Man convicted of killing boy in DUI crash doesn’t believe alcohol was only factor
Nov 8, 2022, 4:55 PM | Updated: Nov 18, 2022, 5:40 pm
(Kristin Murphy/Deseret News)
UTAH STATE PRISON — Carl “CJ” Wayne Johnson doesn’t deny he hit and killed a 4-year-old boy in a crosswalk in 2019 while driving with a blood-alcohol level over the legal limit.
But the Salt Lake man doesn’t believe alcohol was the only factor in the tragic incident.
“I kind of maintain I was not drunk, I was not stumbling drunk,” Johnson, 59, told the Utah Board of Pardons and Parole on Tuesday. “My vision was (obstructed) as I went into that intersection.
“It was simply an accident. It was my fault. It was a car accident and it was my fault. … I’m really sorry about what happened,” he added. “It was just negligence on my part, I guess.”
However, Marshall Thompson, the board’s vice chairman who conducted Tuesday’s hearing, told Johnson that what happened was no accident.
“You chose to drink, you chose to drive,” Thompson said.
Brett Curtis, the father of Holden Curtis, agreed.
“He made a choice that day to drink and drive. He could have said no. We could all say no,” he told the board emotionally.
On Nov. 16, 2019, Holden and his mother, Ashlee Loscher, were in crosswalk at the intersection of 900 W. California Ave. when they were hit by a GMC truck driven by Johnson. Holden was killed. Loscher suffered a broken femur.
“The truck continued to drive as the little boy’s bike was wrapped underneath the truck,” charging documents state.
On March 13, 2020, Johnson was convicted of automobile homicide and sentenced to a term of one to 15 years in the Utah State Prison. On Tuesday, he went before the board of pardons seeking parole.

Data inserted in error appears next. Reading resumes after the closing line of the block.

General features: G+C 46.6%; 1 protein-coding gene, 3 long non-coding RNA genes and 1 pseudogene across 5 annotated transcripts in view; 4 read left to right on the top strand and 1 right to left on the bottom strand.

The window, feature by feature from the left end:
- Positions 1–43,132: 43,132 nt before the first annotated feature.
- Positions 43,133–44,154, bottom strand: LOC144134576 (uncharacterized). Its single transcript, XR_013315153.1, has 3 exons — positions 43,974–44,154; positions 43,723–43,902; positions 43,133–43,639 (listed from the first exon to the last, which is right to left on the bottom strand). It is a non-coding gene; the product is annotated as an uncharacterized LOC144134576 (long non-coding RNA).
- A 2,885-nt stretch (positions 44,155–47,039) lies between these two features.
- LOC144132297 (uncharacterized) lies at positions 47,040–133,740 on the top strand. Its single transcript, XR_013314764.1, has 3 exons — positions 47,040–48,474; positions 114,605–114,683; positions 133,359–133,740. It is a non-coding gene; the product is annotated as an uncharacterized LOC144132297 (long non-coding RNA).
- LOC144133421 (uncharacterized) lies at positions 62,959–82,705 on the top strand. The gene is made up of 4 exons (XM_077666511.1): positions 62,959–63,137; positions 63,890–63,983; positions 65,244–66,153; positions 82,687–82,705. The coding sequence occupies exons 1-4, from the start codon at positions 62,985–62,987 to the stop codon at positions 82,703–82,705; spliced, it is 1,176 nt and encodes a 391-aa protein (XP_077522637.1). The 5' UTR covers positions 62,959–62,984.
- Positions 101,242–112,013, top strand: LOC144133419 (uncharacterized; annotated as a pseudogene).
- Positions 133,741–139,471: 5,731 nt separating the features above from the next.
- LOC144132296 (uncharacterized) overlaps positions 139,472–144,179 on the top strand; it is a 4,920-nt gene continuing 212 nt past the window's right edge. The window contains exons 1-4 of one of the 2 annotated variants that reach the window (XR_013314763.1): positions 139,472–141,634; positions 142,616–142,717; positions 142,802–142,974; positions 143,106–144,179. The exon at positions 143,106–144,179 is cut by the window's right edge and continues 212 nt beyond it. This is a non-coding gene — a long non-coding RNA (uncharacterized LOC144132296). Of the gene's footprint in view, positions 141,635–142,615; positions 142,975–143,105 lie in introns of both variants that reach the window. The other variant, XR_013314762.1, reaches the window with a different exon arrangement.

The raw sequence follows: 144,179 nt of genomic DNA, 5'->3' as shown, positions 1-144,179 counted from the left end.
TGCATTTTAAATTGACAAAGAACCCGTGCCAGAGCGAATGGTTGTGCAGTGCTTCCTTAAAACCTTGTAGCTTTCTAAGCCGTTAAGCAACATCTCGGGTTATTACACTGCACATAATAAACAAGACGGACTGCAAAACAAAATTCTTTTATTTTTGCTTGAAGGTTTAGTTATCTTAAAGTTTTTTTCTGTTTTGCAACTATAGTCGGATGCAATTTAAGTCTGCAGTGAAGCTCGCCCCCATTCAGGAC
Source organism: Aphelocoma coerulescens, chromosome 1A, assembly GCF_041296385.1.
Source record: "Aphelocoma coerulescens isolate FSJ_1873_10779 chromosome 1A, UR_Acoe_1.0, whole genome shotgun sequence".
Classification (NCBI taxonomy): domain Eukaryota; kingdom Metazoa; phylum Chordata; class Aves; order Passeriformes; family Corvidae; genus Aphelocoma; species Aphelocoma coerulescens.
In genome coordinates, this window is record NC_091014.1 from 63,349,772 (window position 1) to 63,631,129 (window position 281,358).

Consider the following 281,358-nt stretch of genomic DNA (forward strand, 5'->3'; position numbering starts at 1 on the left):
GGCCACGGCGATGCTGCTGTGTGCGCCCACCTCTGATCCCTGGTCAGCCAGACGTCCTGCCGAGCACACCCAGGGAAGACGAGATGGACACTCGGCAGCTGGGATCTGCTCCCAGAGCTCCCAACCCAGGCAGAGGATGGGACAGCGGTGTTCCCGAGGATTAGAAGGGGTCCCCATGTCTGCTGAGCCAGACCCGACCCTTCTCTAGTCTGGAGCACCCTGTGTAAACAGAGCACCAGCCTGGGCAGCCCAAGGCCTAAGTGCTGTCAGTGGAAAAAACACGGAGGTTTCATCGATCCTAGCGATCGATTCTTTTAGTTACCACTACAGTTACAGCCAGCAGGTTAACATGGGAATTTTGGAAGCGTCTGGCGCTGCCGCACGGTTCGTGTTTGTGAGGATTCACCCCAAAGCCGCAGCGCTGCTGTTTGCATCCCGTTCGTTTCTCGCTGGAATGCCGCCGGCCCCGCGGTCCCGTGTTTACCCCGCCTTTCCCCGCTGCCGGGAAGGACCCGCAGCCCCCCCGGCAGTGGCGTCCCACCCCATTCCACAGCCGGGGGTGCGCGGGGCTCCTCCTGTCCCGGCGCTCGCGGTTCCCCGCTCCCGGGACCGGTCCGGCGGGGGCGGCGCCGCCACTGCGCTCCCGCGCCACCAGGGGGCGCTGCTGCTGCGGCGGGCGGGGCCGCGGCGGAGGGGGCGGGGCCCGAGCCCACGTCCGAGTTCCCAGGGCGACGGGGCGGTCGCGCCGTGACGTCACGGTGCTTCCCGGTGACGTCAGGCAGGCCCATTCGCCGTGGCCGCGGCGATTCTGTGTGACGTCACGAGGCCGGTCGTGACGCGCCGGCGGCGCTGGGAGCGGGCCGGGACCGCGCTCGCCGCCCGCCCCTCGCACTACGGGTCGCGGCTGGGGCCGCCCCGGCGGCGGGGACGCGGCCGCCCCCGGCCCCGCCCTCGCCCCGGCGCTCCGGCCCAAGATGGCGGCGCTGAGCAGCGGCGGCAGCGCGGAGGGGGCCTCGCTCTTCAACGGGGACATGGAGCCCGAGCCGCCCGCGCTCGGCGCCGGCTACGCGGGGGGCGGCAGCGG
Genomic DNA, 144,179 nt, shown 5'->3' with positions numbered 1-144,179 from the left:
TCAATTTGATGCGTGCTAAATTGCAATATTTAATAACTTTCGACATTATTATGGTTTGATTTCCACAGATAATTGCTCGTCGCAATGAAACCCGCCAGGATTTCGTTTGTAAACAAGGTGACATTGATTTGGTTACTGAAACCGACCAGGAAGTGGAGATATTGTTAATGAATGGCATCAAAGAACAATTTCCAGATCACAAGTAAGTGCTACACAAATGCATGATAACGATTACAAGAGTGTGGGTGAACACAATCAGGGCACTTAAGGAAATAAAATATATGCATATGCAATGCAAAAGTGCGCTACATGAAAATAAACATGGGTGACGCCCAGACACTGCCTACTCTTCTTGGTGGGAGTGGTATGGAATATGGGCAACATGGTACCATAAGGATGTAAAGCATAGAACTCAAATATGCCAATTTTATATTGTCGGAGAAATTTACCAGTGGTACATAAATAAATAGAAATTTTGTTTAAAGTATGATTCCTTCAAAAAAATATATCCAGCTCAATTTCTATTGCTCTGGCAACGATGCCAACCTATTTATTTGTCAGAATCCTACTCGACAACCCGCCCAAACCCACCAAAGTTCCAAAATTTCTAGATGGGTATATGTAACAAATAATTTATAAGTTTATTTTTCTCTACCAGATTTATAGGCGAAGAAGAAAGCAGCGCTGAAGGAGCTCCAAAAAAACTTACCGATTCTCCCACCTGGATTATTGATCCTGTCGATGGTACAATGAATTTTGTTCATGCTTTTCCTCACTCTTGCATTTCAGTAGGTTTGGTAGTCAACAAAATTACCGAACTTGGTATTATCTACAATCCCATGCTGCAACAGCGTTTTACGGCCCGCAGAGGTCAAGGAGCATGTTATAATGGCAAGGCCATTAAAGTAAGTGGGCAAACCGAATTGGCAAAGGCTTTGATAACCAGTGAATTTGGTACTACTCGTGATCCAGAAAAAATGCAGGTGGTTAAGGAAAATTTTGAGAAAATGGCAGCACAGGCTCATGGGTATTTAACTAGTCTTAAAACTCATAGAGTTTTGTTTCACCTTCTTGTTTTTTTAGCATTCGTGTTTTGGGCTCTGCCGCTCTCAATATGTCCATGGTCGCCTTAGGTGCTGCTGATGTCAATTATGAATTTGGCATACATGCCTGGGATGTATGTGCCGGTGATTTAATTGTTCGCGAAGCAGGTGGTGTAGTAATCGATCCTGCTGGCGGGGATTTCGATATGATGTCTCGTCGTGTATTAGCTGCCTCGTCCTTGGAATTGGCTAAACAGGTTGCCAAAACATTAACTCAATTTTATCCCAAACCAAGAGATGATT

Johnson showed little emotion during the hearing. Thompson noted that he had not had any disciplinary violations since being incarcerated. But what concerned Thompson is that Johnson’s most recent risk assessment evaluation was up, in part because evaluators believe his susceptibility to drinking alcohol if he were to be released is still high, as well as his bad attitude toward his situation.
Furthermore, Johnson is expected to complete a substance abuse program before he will be released from prison. But twice he has started the program and did not finish it, Thompson noted Tuesday. Johnson contends it was because of COVID-19 related issues.
“My respiratory problems are a lot worse than they’ve ever been,” he told the board. “I’m in pretty bad shape as far as that goes.”
Johnson also maintained several times during the hearing that drinking “was a factor but not the only factor” in the crash and that the sun reflecting off a nearby building got in his eyes. And despite being convicted of DUI in 1988 and 1989, and pleading guilty to a reduced charge of reckless driving in 1999 that was originally filed as a DUI, he said he does not believe he had a drinking problem.
“I feel pretty good about where I’m at. I want to start over and live sober and that’s what my plan is,” he told the broad. “I’m planning on living sober. I’ve put a lot of thought into it. I think I’m done with that.”
Brett Curtis, however, doesn’t believe Johnson.
“I think he is only saying things he wants you to hear,” he told the board.
Curtis said he had driven through that intersection thousands of times and “never, not once, ever had the sun glaring me in the eyes.”
He also said he doesn’t like reliving that tragic day, but he needed to address the board on Tuesday for his son.
“I have never, nor will I ever, go back to that intersection because of that day,” he told Thompson. “I think (Johnson) needs to be punished, and I’m sorry but that’s how I feel.”
He ended his comments by emotionally saying, “Man, I miss Holden! Man, I miss him every single day!”
When asked if he wanted to respond to Curtis’ comments, Johnson said, “I’m very sorry and I do know what it’s like to lose a child. … It leaves a space in your life that will never be filled and I would not wish that on anybody, and I’m very, very sorry.”
Johnson said he’s been “reflective” while incarcerated about what happened and believes he has “a pretty good plan going forward.”
But Thompson said he believes the risk assessment score given to Johnson is “spot on.”
“You do have a bit of a bad attitude on things,” he told Johnson while adding that needs to change before he is released.
The full five-member board will now vote on whether to grant parole, a decision that could take up to a month.